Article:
“Please, sit.”

I take the chair and stuff my backpack underneath. I'm so exposed, but I hold my head up regardless.

“You're seventeen?”

“Yes, sir.”

“Still in school?”

“I graduated a few months ago.” As I answer the questions, I stare into the glass. Is Jeremy back there watching the proceedings?

Bill tips his head and I notice a tiny black ear bud. How many people are on the other side of that glass? He scratches the side of his face before continuing. “How do you feel about dating?”

“I'm not sure what you mean, sir.”

“Do you like dating, do it often, that type of thing?”

I bite the edge of my fingernail. I need a good lie. Um. Yes, no, I don't know. I force my hands back into my lap. “No, sir.”

“No, you don't like it, or no, you don't do it?”

My mind is a befuddled mess. Why does he need to know this? Even if I wasn't contagious, most of the guys at school are drugged-out losers. “I haven't been on many dates, so I'm not sure I can judge how much I enjoy it yet.”

He nods. “Are you sexually active?”

I glare at him, then at the glass. He listens to his ear bud and then writes more. “Sorry, we're just trying to cut out the overly eager girls. Jeremy doesn't want to be mauled.”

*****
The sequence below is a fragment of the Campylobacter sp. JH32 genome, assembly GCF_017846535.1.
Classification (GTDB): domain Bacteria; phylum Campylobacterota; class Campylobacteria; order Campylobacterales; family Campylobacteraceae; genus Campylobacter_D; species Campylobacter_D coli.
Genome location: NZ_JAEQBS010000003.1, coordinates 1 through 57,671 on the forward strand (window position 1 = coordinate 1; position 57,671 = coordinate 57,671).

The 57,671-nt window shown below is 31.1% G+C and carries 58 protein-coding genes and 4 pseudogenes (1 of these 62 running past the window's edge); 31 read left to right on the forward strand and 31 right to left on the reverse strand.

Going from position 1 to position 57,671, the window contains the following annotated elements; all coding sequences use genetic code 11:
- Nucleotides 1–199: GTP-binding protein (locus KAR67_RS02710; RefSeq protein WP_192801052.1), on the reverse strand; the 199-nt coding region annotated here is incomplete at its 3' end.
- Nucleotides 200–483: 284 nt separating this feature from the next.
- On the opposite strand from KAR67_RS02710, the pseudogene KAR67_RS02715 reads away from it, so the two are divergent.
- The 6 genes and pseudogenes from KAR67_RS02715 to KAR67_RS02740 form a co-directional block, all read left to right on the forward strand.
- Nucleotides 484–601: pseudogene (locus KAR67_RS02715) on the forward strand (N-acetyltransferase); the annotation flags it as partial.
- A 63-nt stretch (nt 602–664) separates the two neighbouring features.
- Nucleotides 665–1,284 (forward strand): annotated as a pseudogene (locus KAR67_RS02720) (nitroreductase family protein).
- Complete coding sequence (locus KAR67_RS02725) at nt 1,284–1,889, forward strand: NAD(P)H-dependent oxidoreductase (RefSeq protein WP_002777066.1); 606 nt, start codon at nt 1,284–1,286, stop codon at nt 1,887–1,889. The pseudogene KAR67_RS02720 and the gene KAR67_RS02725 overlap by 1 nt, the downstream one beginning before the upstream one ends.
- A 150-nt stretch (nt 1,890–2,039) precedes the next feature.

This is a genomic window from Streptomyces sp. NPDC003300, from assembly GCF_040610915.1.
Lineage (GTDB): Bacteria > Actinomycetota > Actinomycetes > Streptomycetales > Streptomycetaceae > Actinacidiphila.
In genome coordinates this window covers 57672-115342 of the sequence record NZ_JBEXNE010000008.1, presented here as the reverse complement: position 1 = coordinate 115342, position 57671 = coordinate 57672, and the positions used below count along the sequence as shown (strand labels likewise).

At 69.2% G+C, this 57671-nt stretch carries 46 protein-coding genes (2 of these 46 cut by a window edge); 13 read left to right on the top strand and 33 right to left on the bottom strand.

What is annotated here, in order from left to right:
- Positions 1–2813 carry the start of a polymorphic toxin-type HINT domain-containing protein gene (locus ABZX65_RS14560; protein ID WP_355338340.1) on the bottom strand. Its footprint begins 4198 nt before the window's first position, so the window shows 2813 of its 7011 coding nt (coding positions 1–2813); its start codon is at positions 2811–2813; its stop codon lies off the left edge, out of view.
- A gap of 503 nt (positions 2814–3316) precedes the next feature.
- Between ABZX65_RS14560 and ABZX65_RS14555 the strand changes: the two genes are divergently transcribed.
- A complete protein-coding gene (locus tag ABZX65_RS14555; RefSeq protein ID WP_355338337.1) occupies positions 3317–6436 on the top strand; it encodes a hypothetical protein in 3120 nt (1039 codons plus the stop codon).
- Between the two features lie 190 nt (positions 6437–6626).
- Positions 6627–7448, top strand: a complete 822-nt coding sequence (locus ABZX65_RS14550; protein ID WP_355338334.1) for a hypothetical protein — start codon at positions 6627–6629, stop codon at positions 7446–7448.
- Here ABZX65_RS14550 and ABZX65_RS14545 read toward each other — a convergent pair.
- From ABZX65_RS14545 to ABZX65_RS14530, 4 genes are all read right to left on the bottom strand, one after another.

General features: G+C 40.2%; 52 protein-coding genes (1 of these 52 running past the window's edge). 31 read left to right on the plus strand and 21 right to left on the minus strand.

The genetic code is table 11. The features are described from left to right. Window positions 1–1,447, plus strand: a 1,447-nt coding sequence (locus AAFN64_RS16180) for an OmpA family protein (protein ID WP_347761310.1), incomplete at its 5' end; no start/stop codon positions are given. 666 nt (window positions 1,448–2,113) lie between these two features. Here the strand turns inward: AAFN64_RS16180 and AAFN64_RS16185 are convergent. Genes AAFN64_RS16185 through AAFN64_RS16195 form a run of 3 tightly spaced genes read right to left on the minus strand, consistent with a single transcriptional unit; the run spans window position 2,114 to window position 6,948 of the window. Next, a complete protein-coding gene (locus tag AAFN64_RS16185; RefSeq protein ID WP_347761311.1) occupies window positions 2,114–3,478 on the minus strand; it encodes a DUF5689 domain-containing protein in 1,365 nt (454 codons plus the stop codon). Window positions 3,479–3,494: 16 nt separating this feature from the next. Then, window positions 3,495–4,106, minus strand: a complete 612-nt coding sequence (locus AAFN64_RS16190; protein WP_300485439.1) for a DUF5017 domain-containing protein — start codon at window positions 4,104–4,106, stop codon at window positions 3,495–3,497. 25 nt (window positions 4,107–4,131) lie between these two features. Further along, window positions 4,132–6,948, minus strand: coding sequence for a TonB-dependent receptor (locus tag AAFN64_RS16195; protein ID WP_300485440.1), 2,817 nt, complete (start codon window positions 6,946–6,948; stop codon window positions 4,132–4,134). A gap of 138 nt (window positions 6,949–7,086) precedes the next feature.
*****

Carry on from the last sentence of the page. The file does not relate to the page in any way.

He writes down more on his pad of paper and I want to leap up and read whatever the hell it is. My answers suck so far. I shuffle my feet together and try to sit up straighter. My socks are itchy wet. Come on, confidence. Don't fail.

“How about personal upkeep?”

“What exactly are you asking me here?” I try to subtly wipe the smudge off my arm. Am I not clean enough for the show? Give me a shower and a hair dryer. I could look better tomorrow. I force my lips into a pleasant smile. Damn nosy questions, but since I've been in line for days, I suppose they have no way of knowing whether or not I normally bathe.

“Hobbies?”

I should've thought this out ahead of time. I have a hobby. I work for the Metal Preservation Society. I'm not high up. I've only met my one contact, but the society's been around my whole life. The year I was born, China demanded our country pay back the debt we owed them and bam, the government came together to confiscate all the precious metals. I'm not sure how much they made, but China didn't declare war. Since that moment, the Society has been hiding
everything they can before the government melts it. They hide it, and me and a bunch of other artists make it into new jewelry. All highly illegal and not a hobby I can mention.